God forbid that India should ever take to industrialism after the manner of the West. The economic imperialism of a single tiny island kingdom is today keeping the world in chains. If an entire nation of 300 million took to similar economic exploitation, it would strip the world bare like locusts.

Attempts at value education

Incorporation of the time-honoured Indian values discussed above in the educational system in India has been stressed from time to time. Mahatma Gandhi offered a new concept of education wherein head, heart and hand could be trained to work in unison and give rise to creative human beings. He termed it nai talim or New Education. It was new in the sense that it was completely different from the Western model of education in vogue. Nai talim laid great stress on pupils’ contact with nature through manual work and on the concept of unity of life.

Somehow, the concept of Basic Education was completely rejected by India after Independence. The educational system which the British had created was not only retained but also strengthened. This was, however, not an isolated step. Other Gandhian concepts including that of development were also rejected. Now in the 1990, we hear more of Gandhi than we did in the 1960s through the 1980s.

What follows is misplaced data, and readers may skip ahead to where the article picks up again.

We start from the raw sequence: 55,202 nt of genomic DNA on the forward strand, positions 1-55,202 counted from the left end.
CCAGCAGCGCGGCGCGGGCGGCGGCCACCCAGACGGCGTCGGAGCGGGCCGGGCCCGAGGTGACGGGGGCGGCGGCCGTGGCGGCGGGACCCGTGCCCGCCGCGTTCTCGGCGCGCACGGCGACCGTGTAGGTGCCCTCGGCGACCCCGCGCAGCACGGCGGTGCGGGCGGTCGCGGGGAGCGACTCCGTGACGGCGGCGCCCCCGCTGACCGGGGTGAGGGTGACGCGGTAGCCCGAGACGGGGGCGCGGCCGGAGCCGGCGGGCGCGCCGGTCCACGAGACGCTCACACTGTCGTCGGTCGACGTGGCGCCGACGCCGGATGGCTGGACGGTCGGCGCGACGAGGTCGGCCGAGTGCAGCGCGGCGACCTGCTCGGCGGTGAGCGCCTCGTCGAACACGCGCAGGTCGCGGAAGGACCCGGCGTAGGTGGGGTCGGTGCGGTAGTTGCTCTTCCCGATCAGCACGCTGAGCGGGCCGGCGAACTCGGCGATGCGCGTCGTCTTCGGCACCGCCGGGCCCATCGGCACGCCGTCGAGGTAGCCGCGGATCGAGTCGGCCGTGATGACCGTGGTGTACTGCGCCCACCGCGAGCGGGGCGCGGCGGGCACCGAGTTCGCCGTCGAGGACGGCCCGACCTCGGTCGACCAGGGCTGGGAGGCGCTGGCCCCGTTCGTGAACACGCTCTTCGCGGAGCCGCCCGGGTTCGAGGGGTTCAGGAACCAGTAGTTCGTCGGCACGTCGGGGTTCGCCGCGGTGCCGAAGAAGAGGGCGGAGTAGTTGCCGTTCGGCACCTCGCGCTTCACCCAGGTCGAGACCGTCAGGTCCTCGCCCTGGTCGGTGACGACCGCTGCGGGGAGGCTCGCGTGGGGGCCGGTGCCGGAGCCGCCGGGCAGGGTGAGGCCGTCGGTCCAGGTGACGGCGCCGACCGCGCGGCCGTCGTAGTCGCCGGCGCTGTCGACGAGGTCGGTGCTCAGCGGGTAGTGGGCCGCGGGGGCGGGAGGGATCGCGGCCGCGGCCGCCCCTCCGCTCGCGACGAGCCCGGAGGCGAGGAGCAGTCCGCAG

As early as 1959, the Sri Prakasa Committee on Religious and Moral Education set up by the Ministry of Education stated,

Many ills that our world of education and our society as a whole is suffering today resulting in widespread disturbance and dislocation of life are mainly due to the gradual disappearance of the hold of basic principles of religion on the hearts of the people . . . . The only cure, it seems to us, is in deliberate inculcation of moral and spiritual values from the earliest years of our lives.